#quantitative-methods-basic-concepts #statistics
Interval Scale

Interval scales rank measurements and ensure that the intervals between the rankings are equal. Scale values can be added and subtracted from each other.

For example, if anxiety was measured on an interval scale, a difference between a score of 10 and a score of 11 would represent the same difference in anxiety as the difference between a score of 50 and a score of 51.

Interval scales do not have a "true" zero point. Therefore, it is not possible to make statements about how many times higher one score is than another. For the anxiety example, it would not be valid to say that a person with a score of 30 was twice as anxious as a person with a score of 15. True interval measurement is somewhere between rare and nonexistent in the behavioral sciences. No interval scales measuring anxiety, such as the one described in the example, actually exist. A good example of an interval scale is the Fahrenheit measure of temperature. Equal differences on this scale represent equal differences in temperature, but a temperature of 30°F is not twice as warm as one of 15°F.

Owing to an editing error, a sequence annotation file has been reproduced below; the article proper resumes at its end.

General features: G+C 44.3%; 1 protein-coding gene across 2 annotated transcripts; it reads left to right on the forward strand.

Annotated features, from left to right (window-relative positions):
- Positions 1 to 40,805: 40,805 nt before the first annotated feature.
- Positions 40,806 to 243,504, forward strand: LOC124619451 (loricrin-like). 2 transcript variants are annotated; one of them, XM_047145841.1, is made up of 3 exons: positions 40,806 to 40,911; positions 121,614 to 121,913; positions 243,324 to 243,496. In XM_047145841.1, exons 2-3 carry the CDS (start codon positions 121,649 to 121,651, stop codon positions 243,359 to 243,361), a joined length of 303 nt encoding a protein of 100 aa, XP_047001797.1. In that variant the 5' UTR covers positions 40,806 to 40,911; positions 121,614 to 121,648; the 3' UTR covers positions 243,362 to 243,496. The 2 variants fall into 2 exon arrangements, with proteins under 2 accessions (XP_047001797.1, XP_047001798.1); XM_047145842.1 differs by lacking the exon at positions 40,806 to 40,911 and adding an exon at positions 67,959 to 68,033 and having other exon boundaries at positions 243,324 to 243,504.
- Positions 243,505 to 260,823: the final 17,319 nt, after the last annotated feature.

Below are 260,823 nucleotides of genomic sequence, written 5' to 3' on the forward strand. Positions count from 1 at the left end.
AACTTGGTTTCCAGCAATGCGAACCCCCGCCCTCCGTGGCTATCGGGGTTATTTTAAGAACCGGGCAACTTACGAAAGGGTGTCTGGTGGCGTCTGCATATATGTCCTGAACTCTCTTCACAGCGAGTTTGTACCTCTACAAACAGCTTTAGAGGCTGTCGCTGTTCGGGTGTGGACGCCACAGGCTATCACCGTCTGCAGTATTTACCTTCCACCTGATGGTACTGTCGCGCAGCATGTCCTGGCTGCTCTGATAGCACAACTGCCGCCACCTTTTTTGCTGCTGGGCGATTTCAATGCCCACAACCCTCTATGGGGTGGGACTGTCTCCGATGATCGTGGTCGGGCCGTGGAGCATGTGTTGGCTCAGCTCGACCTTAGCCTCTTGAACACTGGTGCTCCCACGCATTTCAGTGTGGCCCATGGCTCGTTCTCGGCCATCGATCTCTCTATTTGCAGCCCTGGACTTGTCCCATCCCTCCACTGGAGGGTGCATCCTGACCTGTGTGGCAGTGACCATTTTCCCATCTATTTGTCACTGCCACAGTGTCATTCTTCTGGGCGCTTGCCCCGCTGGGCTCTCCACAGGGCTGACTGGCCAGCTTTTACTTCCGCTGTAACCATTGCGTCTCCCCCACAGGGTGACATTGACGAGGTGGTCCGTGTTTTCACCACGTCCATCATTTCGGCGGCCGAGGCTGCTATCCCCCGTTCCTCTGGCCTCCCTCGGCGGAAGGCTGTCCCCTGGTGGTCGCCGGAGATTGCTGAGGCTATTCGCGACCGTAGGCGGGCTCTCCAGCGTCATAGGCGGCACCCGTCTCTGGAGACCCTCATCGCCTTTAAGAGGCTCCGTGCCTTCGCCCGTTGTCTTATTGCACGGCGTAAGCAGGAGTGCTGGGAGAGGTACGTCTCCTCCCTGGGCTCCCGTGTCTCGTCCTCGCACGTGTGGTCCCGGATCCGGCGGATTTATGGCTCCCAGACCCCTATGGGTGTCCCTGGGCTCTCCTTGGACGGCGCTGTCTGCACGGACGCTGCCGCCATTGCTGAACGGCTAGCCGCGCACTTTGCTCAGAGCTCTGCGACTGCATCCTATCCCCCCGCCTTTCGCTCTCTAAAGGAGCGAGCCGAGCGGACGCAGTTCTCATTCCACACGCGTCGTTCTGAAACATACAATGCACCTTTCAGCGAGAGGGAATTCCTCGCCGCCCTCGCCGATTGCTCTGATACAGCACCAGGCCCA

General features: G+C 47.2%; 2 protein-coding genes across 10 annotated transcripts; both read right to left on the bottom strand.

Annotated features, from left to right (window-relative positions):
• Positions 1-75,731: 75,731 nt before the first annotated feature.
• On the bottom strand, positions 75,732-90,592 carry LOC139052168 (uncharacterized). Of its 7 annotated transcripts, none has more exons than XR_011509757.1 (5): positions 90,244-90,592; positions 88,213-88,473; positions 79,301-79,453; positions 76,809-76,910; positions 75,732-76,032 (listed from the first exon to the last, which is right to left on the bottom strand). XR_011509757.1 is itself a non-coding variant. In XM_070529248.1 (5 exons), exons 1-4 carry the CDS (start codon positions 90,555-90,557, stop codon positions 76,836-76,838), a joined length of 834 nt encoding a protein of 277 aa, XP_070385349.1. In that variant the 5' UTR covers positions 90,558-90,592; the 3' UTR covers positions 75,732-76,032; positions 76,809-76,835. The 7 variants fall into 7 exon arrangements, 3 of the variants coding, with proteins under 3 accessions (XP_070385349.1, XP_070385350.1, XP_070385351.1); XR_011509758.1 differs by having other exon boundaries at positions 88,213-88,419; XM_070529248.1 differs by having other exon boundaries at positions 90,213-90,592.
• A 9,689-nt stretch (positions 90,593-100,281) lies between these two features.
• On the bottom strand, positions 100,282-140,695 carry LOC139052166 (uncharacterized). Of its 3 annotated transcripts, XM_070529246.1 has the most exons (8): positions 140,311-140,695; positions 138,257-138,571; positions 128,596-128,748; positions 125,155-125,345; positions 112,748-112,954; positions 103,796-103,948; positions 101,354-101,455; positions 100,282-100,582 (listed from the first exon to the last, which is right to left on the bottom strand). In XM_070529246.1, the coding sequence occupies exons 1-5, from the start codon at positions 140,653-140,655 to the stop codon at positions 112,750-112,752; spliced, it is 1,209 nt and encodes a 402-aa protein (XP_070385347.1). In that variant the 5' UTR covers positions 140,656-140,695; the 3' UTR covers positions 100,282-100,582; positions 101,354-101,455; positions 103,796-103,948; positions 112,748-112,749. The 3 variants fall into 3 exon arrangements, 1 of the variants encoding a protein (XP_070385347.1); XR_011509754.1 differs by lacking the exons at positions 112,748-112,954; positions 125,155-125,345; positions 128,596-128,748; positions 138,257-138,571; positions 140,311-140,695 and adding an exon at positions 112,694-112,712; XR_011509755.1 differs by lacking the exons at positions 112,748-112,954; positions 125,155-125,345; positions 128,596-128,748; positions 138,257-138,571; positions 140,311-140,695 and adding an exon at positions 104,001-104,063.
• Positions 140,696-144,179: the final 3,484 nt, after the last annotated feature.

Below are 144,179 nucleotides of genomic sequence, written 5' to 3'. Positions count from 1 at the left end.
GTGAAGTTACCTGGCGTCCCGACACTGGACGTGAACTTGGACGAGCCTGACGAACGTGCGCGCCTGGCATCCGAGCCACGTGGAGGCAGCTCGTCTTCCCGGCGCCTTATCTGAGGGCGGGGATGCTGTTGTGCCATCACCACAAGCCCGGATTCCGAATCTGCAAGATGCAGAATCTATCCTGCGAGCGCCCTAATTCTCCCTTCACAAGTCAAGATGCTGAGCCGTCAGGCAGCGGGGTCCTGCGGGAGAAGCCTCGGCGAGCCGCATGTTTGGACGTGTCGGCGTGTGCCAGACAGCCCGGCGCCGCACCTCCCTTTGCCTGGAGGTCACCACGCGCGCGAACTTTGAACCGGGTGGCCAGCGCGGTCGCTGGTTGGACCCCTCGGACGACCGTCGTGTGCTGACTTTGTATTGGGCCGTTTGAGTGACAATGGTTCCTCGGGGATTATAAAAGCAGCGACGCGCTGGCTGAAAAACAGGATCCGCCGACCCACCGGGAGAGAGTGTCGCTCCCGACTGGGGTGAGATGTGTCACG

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Subject 2. Measurement Scales
no "true" zero point for ordinal scales, since the zero point is chosen arbitrarily. The lowest point on the rating scale in the example was arbitrarily chosen to be 1. It could just as well have been 0 or -5. <span>Interval Scale Interval scales rank measurements and ensure that the intervals between the rankings are equal. Scale values can be added and subtracted from each other. For example, if anxiety was measured on an interval scale, a difference between a score of 10 and a score of 11 would represent the same difference in anxiety as the difference between a score of 50 and a score of 51. Interval scales do not have a "true" zero point. Therefore, it is not possible to make statements about how many times higher one score is than another. For the anxiety example, it would not be valid to say that a person with a score of 30 was twice as anxious as a person with a score of 15. True interval measurement is somewhere between rare and nonexistent in the behavioral sciences. No interval scales measuring anxiety, such as the one described in the example, actually exist. A good example of an interval scale is the Fahrenheit measure of temperature. Equal differences on this scale represent equal differences in temperature, but a temperature of 30°F is not twice as warm as one of 15°F. Ratio Scale Ratio scales are like interval scales except that they have true zero points. This is the strongest measurement scale. In addition to permitting ranking and a